said, he had no objection to lay on the Table the circular and any papers connected with it. As to the question of the noble Duke, he had no hesitation in stating, that it was not the intention of the Government to employ the persons to whom he had alluded. They did not contemplate arming either the police or the constables. It was, however, in the power of the corporations and magistrates to employ them, if they thought proper.

The Duke of Wellington

was aware that it was in the power of the corporations to arm the police. He begged leave, however, to say, that if they did so, they became responsible to the law for their act. But if bodies armed under this circular, that certainly would be a proceeding of a very peculiar nature, for which nobody at all would be responsible. As he had before observed, the Mayor of Bath this year might think proper to arm 1,000 men, and in the month of November a gentleman of another party having come into office, might arm 1,000 other persons of his party. Thus a very dangerous state of things might arise.

Lord Ellenborough

said, he understood that two circulars had been issued; under one circular, arms might be supplied to persons for the protection of property; whilst, by the other, the magistrates were directed to prevent persons from assembling for the purpose of military exercise. Now, it happened, that under the first circular, certain persons procured arms, and proceeded to train themselves in their use; but those very parties who had taken arms under the first circular, were informed against under the second, were arrested, and were called on to find bail. So much for the uniformity of the sytem.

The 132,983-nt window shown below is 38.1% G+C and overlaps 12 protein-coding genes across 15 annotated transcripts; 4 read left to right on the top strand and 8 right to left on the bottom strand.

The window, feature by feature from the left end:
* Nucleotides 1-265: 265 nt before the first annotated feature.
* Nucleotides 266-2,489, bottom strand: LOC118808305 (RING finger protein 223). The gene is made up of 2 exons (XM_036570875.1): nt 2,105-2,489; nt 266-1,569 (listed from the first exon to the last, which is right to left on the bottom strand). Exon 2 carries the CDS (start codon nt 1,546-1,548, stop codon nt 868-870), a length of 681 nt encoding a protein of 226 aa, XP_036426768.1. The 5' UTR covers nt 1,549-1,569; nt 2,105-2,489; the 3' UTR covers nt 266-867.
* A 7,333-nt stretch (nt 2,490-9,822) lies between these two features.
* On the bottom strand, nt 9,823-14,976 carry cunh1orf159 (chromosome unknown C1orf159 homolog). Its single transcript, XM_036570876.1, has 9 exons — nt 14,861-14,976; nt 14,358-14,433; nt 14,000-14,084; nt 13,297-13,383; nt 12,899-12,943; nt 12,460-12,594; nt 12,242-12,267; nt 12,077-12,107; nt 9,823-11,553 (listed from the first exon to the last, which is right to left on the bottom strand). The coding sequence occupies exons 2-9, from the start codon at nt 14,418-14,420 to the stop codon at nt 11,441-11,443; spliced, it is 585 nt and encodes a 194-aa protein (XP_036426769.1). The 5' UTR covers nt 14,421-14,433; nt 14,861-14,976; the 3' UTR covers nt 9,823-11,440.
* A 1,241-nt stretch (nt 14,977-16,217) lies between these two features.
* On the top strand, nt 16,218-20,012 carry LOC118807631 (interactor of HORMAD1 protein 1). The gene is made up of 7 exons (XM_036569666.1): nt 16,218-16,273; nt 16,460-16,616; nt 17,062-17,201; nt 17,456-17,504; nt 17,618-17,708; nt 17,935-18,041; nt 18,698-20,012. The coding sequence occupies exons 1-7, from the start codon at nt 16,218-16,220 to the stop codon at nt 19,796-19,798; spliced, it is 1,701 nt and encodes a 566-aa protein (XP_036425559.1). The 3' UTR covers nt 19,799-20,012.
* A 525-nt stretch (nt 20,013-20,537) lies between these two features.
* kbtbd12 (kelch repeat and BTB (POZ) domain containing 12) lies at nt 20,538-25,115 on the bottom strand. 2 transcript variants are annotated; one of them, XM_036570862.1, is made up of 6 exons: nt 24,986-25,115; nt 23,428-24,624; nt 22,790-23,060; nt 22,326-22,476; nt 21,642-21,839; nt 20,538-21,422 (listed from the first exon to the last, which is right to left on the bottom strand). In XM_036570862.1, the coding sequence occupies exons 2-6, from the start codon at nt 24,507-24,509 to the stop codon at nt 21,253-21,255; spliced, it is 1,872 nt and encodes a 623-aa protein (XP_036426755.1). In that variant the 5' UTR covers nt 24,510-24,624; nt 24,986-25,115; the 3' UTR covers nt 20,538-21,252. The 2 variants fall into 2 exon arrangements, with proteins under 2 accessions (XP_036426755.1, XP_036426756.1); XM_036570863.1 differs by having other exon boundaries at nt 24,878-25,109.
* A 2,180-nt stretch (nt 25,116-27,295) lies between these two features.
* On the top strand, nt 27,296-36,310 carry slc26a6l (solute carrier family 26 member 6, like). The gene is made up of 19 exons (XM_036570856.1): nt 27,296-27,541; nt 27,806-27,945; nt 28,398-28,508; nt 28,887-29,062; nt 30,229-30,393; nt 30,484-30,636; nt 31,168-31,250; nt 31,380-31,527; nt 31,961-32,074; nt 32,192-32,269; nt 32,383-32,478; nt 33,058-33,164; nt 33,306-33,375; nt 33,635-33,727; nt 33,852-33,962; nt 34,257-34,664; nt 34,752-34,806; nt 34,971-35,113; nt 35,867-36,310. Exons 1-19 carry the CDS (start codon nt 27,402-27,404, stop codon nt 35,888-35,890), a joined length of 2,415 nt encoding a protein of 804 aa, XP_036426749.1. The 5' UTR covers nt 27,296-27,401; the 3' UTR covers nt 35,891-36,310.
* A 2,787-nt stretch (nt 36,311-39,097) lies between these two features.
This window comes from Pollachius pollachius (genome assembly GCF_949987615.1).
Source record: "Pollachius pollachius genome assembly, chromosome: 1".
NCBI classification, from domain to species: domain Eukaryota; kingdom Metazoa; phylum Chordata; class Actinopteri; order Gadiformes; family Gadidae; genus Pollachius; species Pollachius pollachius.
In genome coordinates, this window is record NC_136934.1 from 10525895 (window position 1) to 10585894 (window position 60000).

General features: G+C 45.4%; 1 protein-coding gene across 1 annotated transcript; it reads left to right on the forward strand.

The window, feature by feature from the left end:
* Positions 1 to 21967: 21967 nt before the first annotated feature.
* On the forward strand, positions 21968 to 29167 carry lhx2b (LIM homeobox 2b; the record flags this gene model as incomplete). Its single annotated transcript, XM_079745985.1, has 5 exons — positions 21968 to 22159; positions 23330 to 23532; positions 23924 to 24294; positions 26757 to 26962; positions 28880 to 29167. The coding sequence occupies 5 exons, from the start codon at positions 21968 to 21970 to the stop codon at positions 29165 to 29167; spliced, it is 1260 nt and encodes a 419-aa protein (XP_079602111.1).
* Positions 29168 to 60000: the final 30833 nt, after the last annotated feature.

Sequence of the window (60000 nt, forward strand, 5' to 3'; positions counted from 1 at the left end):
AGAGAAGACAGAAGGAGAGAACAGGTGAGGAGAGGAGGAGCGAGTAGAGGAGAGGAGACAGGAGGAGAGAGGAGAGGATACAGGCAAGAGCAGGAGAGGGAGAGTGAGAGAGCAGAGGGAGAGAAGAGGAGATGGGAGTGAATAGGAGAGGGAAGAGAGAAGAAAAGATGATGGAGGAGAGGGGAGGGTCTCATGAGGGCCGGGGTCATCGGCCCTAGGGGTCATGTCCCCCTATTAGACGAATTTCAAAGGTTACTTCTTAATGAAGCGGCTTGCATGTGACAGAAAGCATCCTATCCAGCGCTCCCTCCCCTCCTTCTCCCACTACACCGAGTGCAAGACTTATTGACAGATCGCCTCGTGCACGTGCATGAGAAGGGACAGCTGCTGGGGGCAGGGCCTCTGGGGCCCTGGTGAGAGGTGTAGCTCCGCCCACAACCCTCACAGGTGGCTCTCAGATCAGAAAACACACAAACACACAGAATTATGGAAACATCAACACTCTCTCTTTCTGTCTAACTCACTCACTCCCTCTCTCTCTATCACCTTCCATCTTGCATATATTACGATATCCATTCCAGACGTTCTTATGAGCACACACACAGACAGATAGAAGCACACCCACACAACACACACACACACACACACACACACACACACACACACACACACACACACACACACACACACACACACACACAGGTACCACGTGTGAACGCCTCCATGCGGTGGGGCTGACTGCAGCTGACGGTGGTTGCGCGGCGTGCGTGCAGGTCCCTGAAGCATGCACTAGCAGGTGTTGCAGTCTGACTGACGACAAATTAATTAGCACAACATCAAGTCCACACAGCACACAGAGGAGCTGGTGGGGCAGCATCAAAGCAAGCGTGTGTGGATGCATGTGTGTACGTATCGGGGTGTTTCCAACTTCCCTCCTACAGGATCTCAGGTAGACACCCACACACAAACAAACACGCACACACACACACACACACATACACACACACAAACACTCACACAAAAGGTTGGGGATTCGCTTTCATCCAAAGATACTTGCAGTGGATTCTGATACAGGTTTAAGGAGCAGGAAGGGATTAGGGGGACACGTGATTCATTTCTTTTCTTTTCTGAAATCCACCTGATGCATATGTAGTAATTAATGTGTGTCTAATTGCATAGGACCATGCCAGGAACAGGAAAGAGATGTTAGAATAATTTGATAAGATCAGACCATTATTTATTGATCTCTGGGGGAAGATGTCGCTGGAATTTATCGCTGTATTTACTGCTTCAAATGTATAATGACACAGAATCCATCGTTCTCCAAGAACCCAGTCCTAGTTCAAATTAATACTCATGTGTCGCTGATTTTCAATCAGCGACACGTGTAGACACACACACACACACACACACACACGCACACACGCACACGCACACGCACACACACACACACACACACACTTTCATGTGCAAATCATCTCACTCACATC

Lord Portman

could assure his noble Friend that no disposition existed in Bath to take any improper advantage of the power granted by the circular. If any such disposition should appear, he could assure the noble Duke that the magistrates would speedily put an end to it.